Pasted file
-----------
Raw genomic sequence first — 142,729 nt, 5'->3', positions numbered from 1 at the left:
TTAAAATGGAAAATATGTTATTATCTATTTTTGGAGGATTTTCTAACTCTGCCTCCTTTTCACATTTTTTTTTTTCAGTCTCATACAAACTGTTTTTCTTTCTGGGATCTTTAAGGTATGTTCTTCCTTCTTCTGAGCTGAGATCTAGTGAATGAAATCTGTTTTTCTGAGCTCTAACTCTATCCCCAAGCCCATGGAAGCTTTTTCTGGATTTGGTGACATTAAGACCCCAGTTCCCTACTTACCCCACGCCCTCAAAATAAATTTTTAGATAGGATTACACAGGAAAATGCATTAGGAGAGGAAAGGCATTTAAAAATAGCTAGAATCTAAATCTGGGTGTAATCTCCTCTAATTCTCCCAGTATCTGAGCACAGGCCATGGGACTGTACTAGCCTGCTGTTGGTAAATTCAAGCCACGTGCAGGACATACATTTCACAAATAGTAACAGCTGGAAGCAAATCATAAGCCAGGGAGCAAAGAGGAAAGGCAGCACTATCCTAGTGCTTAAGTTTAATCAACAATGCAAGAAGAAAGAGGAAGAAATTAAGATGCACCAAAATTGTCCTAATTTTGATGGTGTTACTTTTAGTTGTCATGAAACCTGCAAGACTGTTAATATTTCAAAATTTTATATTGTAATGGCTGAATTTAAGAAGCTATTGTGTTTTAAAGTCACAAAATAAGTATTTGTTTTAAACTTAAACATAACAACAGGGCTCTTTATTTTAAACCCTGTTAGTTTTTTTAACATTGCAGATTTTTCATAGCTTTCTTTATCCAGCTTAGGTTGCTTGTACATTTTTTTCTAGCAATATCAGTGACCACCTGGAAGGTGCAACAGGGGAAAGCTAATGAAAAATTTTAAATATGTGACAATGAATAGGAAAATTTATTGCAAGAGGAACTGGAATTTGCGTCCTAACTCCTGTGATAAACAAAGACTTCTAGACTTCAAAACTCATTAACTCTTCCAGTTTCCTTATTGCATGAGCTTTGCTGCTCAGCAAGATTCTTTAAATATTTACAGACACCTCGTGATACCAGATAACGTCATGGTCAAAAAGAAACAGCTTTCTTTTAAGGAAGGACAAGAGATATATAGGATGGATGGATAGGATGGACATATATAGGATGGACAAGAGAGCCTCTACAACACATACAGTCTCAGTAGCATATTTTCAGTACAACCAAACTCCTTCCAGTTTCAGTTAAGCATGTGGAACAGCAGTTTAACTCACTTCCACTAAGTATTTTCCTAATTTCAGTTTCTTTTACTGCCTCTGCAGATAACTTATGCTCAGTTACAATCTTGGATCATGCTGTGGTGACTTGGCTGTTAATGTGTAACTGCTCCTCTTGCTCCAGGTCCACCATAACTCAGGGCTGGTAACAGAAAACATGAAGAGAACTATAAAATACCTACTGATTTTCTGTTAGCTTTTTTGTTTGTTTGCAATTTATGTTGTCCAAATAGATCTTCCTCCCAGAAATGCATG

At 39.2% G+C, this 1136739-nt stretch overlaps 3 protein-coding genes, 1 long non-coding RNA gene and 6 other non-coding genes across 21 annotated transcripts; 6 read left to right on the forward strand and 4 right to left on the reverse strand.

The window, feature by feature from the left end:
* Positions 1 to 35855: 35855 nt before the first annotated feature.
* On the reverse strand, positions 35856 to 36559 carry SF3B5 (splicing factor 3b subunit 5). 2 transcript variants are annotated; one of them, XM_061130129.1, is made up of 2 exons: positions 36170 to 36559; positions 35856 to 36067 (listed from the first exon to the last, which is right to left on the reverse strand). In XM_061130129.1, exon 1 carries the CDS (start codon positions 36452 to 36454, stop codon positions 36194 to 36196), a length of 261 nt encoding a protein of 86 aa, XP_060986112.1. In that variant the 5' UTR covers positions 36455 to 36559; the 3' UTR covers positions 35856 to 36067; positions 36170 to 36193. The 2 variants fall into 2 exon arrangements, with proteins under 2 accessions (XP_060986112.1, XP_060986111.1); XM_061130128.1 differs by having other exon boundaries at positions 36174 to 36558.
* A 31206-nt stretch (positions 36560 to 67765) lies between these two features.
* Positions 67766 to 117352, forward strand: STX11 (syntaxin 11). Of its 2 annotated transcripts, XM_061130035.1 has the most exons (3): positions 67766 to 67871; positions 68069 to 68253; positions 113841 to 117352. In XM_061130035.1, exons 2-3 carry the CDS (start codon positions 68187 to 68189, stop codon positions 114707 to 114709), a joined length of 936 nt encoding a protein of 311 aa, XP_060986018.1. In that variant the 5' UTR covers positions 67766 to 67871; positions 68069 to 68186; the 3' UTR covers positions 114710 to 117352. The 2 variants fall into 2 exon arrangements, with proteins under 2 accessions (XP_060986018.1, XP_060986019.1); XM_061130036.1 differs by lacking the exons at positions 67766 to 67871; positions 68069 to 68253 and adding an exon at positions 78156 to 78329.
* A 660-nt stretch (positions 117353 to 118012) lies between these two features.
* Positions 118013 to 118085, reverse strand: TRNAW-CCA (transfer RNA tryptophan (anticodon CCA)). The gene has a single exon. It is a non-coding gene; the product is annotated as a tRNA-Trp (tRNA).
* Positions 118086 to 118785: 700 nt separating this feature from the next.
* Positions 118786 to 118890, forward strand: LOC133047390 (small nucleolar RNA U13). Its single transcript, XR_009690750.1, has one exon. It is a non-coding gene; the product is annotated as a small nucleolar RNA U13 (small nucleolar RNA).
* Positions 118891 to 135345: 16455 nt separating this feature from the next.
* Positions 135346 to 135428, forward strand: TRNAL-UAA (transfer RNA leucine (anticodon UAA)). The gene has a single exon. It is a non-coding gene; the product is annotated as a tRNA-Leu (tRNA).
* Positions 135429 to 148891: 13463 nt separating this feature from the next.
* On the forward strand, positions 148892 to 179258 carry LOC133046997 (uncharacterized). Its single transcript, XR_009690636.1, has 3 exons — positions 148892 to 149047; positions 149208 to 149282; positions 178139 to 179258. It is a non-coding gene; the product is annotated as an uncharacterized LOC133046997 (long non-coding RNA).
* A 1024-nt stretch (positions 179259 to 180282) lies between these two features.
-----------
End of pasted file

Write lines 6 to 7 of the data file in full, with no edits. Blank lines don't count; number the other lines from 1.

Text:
* On the reverse strand, positions 35856 to 36559 carry SF3B5 (splicing factor 3b subunit 5). 2 transcript variants are annotated; one of them, XM_061130129.1, is made up of 2 exons: positions 36170 to 36559; positions 35856 to 36067 (listed from the first exon to the last, which is right to left on the reverse strand). In XM_061130129.1, exon 1 carries the CDS (start codon positions 36452 to 36454, stop codon positions 36194 to 36196), a length of 261 nt encoding a protein of 86 aa, XP_060986112.1. In that variant the 5' UTR covers positions 36455 to 36559; the 3' UTR covers positions 35856 to 36067; positions 36170 to 36193. The 2 variants fall into 2 exon arrangements, with proteins under 2 accessions (XP_060986112.1, XP_060986111.1); XM_061130128.1 differs by having other exon boundaries at positions 36174 to 36558.
* A 31206-nt stretch (positions 36560 to 67765) lies between these two features.